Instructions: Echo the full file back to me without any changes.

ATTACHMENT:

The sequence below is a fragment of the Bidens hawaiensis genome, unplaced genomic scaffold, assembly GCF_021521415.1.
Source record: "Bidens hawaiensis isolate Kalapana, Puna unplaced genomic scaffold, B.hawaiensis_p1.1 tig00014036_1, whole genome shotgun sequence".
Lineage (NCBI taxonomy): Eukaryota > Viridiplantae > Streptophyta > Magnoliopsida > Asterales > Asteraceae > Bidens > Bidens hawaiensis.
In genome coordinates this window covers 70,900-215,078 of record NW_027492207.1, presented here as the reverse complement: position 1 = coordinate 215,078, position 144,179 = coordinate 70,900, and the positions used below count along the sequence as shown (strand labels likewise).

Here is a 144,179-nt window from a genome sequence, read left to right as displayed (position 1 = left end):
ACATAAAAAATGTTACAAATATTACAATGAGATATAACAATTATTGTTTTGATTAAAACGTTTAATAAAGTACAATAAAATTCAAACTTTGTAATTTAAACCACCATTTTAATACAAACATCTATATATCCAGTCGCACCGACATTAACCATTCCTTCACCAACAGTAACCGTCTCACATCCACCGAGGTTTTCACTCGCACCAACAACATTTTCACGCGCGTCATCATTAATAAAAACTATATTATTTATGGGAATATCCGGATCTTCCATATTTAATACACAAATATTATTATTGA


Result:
The sequence below is a fragment of the Bidens hawaiensis genome, unplaced genomic scaffold, assembly GCF_021521415.1.
Source record: "Bidens hawaiensis isolate Kalapana, Puna unplaced genomic scaffold, B.hawaiensis_p1.1 tig00014036_1, whole genome shotgun sequence".
Lineage (NCBI taxonomy): Eukaryota > Viridiplantae > Streptophyta > Magnoliopsida > Asterales > Asteraceae > Bidens > Bidens hawaiensis.
In genome coordinates this window covers 70,900-215,078 of record NW_027492207.1, presented here as the reverse complement: position 1 = coordinate 215,078, position 144,179 = coordinate 70,900, and the positions used below count along the sequence as shown (strand labels likewise).

Here is a 144,179-nt window from a genome sequence, read left to right as displayed (position 1 = left end):
ACATAAAAAATGTTACAAATATTACAATGAGATATAACAATTATTGTTTTGATTAAAACGTTTAATAAAGTACAATAAAATTCAAACTTTGTAATTTAAACCACCATTTTAATACAAACATCTATATATCCAGTCGCACCGACATTAACCATTCCTTCACCAACAGTAACCGTCTCACATCCACCGAGGTTTTCACTCGCACCAACAACATTTTCACGCGCGTCATCATTAATAAAAACTATATTATTTATGGGAATATCCGGATCTTCCATATTTAATACACAAATATTATTATTGA